Examines interactions across the Eurasian continent between Russians, Chinese, Mongolian nomads, and Turkic oasis dwellers during the last millennium and a half. As empires rose and fell, religions, trade, and war flowed back and forth continuously across this vast space. Britain and Russia competed for power over Eurasia in the "Great Game" of geopolitics in the nineteenth century, just as China, Russia, and others did in the twentieth century. Today, the fall of the Soviet Union and China's reforms have opened new opportunities for cultural interaction. Topics include: the religious traditions of Central Asian Islam, Buddhism, Christianity, and Confucianism; caravans and travelers like Marco Polo and Rabban Sauma, the first Chinese to travel to the West; and nomadic conquest and imperialist competition, past and present. Source materials include primary documents, travelogues, films, music, and museum visits.
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In this 6th grade humanities lesson, students prepare fresh pasta with Gremolata as they study the exchange of ideas, goods, and foods between Rome and other regions along the Silk Road. This is the third of four Silk Road lessons.
In this 6th grade humanities lesson, students prepare Vegetable Curry as they study the ideas, goods, and foods that India shared with other regions along the Silk Road. This is the second of four Silk Road lessons.
In this 6th grade humanities lesson, students prepare Steamed Dumplings as they study the exchange of ideas, goods, and foods between China and other regions during the Han dynasty. This is the first of four Silk Road lessons.
In this 6th grade humanities lesson, students trade with each other to obtain all the ingredients needed to prepare Rice Pudding. This is the fourth and final Silk Road lesson.
This Ology website for kids focuses on Anthropology. It includes activities, things to make, quizzes, interviews with working scientists, and more to help kids learn about Anthropology.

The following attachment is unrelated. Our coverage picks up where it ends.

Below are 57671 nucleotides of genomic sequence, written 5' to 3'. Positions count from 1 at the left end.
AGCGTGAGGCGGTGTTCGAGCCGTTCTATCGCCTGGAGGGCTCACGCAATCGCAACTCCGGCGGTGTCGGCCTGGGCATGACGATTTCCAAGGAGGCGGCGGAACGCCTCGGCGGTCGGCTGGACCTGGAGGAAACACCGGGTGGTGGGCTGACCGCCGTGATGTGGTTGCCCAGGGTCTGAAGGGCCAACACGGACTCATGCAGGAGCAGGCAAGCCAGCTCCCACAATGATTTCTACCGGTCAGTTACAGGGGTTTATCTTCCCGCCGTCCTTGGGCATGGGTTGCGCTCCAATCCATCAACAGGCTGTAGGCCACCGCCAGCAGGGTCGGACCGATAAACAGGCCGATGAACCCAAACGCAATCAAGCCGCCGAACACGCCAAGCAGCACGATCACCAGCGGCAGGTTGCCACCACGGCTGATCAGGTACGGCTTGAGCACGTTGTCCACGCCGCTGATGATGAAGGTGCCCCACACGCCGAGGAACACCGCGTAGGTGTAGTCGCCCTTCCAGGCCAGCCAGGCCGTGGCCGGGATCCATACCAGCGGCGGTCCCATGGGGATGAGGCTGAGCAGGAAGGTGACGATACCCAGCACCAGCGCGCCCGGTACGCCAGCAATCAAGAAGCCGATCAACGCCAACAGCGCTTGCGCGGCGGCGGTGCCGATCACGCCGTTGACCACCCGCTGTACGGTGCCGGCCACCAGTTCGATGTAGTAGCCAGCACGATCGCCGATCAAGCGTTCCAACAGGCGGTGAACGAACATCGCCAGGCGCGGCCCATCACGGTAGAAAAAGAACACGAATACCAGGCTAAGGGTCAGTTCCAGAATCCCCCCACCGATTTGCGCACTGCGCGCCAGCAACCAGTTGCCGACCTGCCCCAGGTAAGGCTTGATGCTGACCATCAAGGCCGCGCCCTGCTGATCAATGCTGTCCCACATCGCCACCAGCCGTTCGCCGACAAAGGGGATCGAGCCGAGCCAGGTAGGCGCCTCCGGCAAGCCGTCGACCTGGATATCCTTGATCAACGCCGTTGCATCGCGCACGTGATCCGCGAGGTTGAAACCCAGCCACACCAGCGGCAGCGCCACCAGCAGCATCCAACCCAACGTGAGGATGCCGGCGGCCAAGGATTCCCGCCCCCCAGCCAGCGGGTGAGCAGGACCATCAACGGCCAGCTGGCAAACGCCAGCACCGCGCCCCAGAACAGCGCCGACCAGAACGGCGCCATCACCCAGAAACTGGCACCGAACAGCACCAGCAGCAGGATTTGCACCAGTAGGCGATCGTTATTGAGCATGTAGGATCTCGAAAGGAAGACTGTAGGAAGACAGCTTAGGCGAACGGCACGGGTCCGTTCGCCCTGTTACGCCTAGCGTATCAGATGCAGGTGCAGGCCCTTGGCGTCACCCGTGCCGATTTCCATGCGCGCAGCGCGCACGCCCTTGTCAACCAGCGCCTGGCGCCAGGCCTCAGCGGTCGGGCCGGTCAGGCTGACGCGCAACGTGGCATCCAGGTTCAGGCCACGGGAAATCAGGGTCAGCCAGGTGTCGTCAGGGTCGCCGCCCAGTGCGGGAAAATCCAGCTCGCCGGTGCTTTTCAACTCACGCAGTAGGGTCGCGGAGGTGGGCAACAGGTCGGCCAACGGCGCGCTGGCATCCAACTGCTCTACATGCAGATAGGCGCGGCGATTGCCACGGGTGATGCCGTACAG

Through map-making, research, and class discussions, students will gain an understanding of the dynamics of trade in China along the Silk Road.
This course will introduce the student to the history of Central Eurasia and the Silk Road from 4500 B.C.E to the nineteenth century. The student will learn about the culture of the nomadic peoples of Central Eurasia as well as the development of the Silk Road. By the end of the course, the student will understand how the Silk Road influenced the development of nomadic societies in Central Eurasia as well as powerful empires in China, the Middle East, and Europe. Upon successful completion of this course, the student will be able to: identify and describe the emergence of early nomadic cultures in Central Eurasia; identify and describe the rise of silk production in China; identify and describe the various routes of the Silk Road; identify and describe the reasons for China's opening of the Silk Road in the second century; identify and describe Han China's political and commercial relationships with nomadic tribes in Central Eurasia; identify and describe the impact of the Hellenistic World and the Roman Empire on the Silk Road; describe and analyze the 'golden age' of the Silk Road; identify and describe the impact of the Mongol Empire on Silk Road cultures; identify and describe the transmission of art, religion, and technology via the Silk Road; analyze and describe the arrival of European traders and explorers seeking a 'new' silk route in the 1400s; identify and describe the 'Great Game' rivalry between China, Britain, and Russia in Central Eurasia in the nineteenth century; analyze and interpret primary source documents that elucidate political, economic, and cultural exchange along the Silk Road. (History 341)